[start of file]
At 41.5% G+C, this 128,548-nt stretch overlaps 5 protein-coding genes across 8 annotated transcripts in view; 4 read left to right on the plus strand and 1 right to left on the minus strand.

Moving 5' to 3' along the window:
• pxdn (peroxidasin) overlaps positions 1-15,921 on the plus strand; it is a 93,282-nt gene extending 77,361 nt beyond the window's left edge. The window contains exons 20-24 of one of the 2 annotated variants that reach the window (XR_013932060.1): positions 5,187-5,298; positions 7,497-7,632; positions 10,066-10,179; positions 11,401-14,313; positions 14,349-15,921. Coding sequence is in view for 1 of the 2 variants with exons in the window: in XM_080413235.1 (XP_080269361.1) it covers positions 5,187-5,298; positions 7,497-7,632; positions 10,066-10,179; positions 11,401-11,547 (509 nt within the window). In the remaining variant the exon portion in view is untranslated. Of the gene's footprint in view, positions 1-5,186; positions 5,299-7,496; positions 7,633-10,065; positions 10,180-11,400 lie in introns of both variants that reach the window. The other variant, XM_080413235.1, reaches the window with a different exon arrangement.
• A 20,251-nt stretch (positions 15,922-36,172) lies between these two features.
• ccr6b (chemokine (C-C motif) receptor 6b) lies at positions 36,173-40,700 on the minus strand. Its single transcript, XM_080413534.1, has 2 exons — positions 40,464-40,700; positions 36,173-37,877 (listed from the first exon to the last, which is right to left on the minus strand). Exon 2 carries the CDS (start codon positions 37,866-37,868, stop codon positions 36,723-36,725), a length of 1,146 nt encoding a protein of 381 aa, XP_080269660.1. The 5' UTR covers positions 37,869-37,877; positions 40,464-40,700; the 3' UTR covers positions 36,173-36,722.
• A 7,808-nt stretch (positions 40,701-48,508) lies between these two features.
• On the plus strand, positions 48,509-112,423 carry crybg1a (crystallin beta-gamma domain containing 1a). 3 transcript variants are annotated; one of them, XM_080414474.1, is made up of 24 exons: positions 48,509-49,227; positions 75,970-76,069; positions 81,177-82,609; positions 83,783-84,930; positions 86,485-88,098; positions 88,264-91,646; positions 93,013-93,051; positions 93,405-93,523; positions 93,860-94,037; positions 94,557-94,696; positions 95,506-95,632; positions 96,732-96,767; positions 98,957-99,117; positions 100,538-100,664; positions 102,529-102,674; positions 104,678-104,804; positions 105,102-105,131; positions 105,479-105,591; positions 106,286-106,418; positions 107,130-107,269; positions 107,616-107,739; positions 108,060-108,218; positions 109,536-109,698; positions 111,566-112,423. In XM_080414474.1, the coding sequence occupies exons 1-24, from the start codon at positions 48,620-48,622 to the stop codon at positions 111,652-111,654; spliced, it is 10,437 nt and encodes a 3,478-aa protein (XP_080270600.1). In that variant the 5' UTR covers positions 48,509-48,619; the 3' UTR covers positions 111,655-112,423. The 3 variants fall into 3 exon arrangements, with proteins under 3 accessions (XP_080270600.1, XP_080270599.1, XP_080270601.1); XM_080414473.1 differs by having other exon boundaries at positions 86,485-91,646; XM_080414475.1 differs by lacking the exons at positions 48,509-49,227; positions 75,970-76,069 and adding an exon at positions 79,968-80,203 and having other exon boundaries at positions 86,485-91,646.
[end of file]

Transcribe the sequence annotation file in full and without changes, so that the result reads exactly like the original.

At 41.5% G+C, this 128,548-nt stretch overlaps 5 protein-coding genes across 8 annotated transcripts in view; 4 read left to right on the plus strand and 1 right to left on the minus strand.

Moving 5' to 3' along the window:
• pxdn (peroxidasin) overlaps positions 1-15,921 on the plus strand; it is a 93,282-nt gene extending 77,361 nt beyond the window's left edge. The window contains exons 20-24 of one of the 2 annotated variants that reach the window (XR_013932060.1): positions 5,187-5,298; positions 7,497-7,632; positions 10,066-10,179; positions 11,401-14,313; positions 14,349-15,921. Coding sequence is in view for 1 of the 2 variants with exons in the window: in XM_080413235.1 (XP_080269361.1) it covers positions 5,187-5,298; positions 7,497-7,632; positions 10,066-10,179; positions 11,401-11,547 (509 nt within the window). In the remaining variant the exon portion in view is untranslated. Of the gene's footprint in view, positions 1-5,186; positions 5,299-7,496; positions 7,633-10,065; positions 10,180-11,400 lie in introns of both variants that reach the window. The other variant, XM_080413235.1, reaches the window with a different exon arrangement.
• A 20,251-nt stretch (positions 15,922-36,172) lies between these two features.
• ccr6b (chemokine (C-C motif) receptor 6b) lies at positions 36,173-40,700 on the minus strand. Its single transcript, XM_080413534.1, has 2 exons — positions 40,464-40,700; positions 36,173-37,877 (listed from the first exon to the last, which is right to left on the minus strand). Exon 2 carries the CDS (start codon positions 37,866-37,868, stop codon positions 36,723-36,725), a length of 1,146 nt encoding a protein of 381 aa, XP_080269660.1. The 5' UTR covers positions 37,869-37,877; positions 40,464-40,700; the 3' UTR covers positions 36,173-36,722.
• A 7,808-nt stretch (positions 40,701-48,508) lies between these two features.
• On the plus strand, positions 48,509-112,423 carry crybg1a (crystallin beta-gamma domain containing 1a). 3 transcript variants are annotated; one of them, XM_080414474.1, is made up of 24 exons: positions 48,509-49,227; positions 75,970-76,069; positions 81,177-82,609; positions 83,783-84,930; positions 86,485-88,098; positions 88,264-91,646; positions 93,013-93,051; positions 93,405-93,523; positions 93,860-94,037; positions 94,557-94,696; positions 95,506-95,632; positions 96,732-96,767; positions 98,957-99,117; positions 100,538-100,664; positions 102,529-102,674; positions 104,678-104,804; positions 105,102-105,131; positions 105,479-105,591; positions 106,286-106,418; positions 107,130-107,269; positions 107,616-107,739; positions 108,060-108,218; positions 109,536-109,698; positions 111,566-112,423. In XM_080414474.1, the coding sequence occupies exons 1-24, from the start codon at positions 48,620-48,622 to the stop codon at positions 111,652-111,654; spliced, it is 10,437 nt and encodes a 3,478-aa protein (XP_080270600.1). In that variant the 5' UTR covers positions 48,509-48,619; the 3' UTR covers positions 111,655-112,423. The 3 variants fall into 3 exon arrangements, with proteins under 3 accessions (XP_080270600.1, XP_080270599.1, XP_080270601.1); XM_080414473.1 differs by having other exon boundaries at positions 86,485-91,646; XM_080414475.1 differs by lacking the exons at positions 48,509-49,227; positions 75,970-76,069 and adding an exon at positions 79,968-80,203 and having other exon boundaries at positions 86,485-91,646.